Woes of a Broke College Kid
When I was assigned NYTimes.com for blog coverage, I was initially concerned.
"Don't you have to pay to view their website?" I inquired I was reassured by my classmates that it was just the archives I would have to pay to view, and the fresh coverage should be all mine to critique.
I was sadly misinformed Up until last week, all was dandy, until I tried to share with the readers an article detailing the "47%," and was promptly halted.
I was told I had used all ten of my reads for the month and would have to purchase a subscription to read any more.
|The notification readers receive after they have passed the then article limit|
On the website's subscription page I found that I could pay only 99 cents a week for any of the digital subscriptions for four weeks. Not a bad deal. This included the mega-subscription with smart phone and tablet app access.
It was when I clicked the details, though, that the joy was short lived (about four weeks to be exact).
After that, the "super-subscription" cost users $8.75 a week. The basic subscription (online and smart-phone content) was about $3.75 a week.
I know, I spend more than $8.75 a week on coffee and chicken nuggets, but it was the principle. It just sounded like too much to me.
There were limitations on the subscriptions too. You could only look at 100 archived articles a month even with the subscription. I know, that seems like a lot, but once again, principle.
The good news is, you can share your subscription with one family member. My 12-year-old sister is going to be absolutely thrilled about her Christmas gift this year!
The Starving Journalist
|The details page for the "All-Digital Access" subscription|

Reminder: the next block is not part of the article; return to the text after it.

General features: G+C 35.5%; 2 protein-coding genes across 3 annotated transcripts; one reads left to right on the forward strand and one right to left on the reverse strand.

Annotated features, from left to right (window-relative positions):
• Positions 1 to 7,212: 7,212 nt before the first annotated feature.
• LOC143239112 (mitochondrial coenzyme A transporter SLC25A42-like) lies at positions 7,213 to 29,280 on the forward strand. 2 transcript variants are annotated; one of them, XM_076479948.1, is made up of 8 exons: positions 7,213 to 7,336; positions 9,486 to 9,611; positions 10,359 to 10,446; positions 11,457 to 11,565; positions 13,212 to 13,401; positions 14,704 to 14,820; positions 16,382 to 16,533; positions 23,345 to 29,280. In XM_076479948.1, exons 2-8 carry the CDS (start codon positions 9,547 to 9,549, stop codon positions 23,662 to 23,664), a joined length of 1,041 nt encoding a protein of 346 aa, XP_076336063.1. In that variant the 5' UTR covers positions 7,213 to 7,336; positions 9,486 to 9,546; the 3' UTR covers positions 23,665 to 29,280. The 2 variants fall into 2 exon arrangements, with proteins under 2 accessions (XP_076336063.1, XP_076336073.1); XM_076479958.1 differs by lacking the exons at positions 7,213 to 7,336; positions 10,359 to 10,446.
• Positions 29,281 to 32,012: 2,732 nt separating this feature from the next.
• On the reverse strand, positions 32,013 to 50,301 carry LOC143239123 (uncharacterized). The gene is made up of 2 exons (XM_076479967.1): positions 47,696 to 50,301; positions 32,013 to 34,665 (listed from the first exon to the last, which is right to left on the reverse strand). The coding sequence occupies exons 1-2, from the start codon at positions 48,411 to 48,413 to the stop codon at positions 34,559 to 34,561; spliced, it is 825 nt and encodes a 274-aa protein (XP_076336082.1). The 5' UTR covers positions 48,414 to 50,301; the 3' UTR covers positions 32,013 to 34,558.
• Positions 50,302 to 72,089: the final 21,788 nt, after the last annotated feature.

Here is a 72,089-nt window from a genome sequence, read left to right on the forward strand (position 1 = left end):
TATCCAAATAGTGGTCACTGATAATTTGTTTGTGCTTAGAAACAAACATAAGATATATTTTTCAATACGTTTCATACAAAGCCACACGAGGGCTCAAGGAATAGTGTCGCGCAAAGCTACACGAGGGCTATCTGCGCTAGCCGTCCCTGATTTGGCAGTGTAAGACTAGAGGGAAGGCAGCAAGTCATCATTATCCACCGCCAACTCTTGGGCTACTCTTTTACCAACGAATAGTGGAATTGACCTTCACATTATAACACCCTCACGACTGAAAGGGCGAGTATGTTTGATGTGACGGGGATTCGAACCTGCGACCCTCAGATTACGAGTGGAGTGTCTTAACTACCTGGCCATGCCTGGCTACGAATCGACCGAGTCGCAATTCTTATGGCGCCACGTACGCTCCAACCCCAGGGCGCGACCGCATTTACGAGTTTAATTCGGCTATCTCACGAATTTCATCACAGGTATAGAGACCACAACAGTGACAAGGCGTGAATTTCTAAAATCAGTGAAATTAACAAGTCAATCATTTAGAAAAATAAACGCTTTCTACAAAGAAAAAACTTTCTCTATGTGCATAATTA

As a underpaid (never-paid?) blossoming journalist myself, I can understand how frustrating it can be. But, so is the way of the future, and isn't it about time we embrace it?
NYT has ads on their page, so you know they are getting revenue in from other sources, yet they are still insisting you pay the price of one Happy Meal a week to view their basic content (like I said, I eat a lot of chicken nuggets).
With aggregate sites like The Huffington Post and Twitter providing fresh, free content from several media sites as competition, wouldn't New York Times want to increase their foot traffic instead of turning them away for reading too much?
I say it's time to go the way of the world (no matter how hard we try).
Yes, people will still pay to have your Sunday edition delivered to their iPad in a click, but I think asking to pay for the online stories is turing off readers (especially the coveted younger demographic who grew up with the internet).
Instead, lets drive people to your site more. Let them view as much content as they please, with a few ads scrolling to the side. This will increase your foot traffic, thus increasing your ad revenue.
I actually think the NYT has some of the most insightful, well-thought stories on the internet, and in their paper.
So, lets get a whole new generation to enjoy what our parents have for years.
I want to see NYT succeed, and for that to happen, I actually think asking for money may be hurting more than helping.
But what do I know, I'm just a millennial who wants good, free, news content online. Is that too much to ask?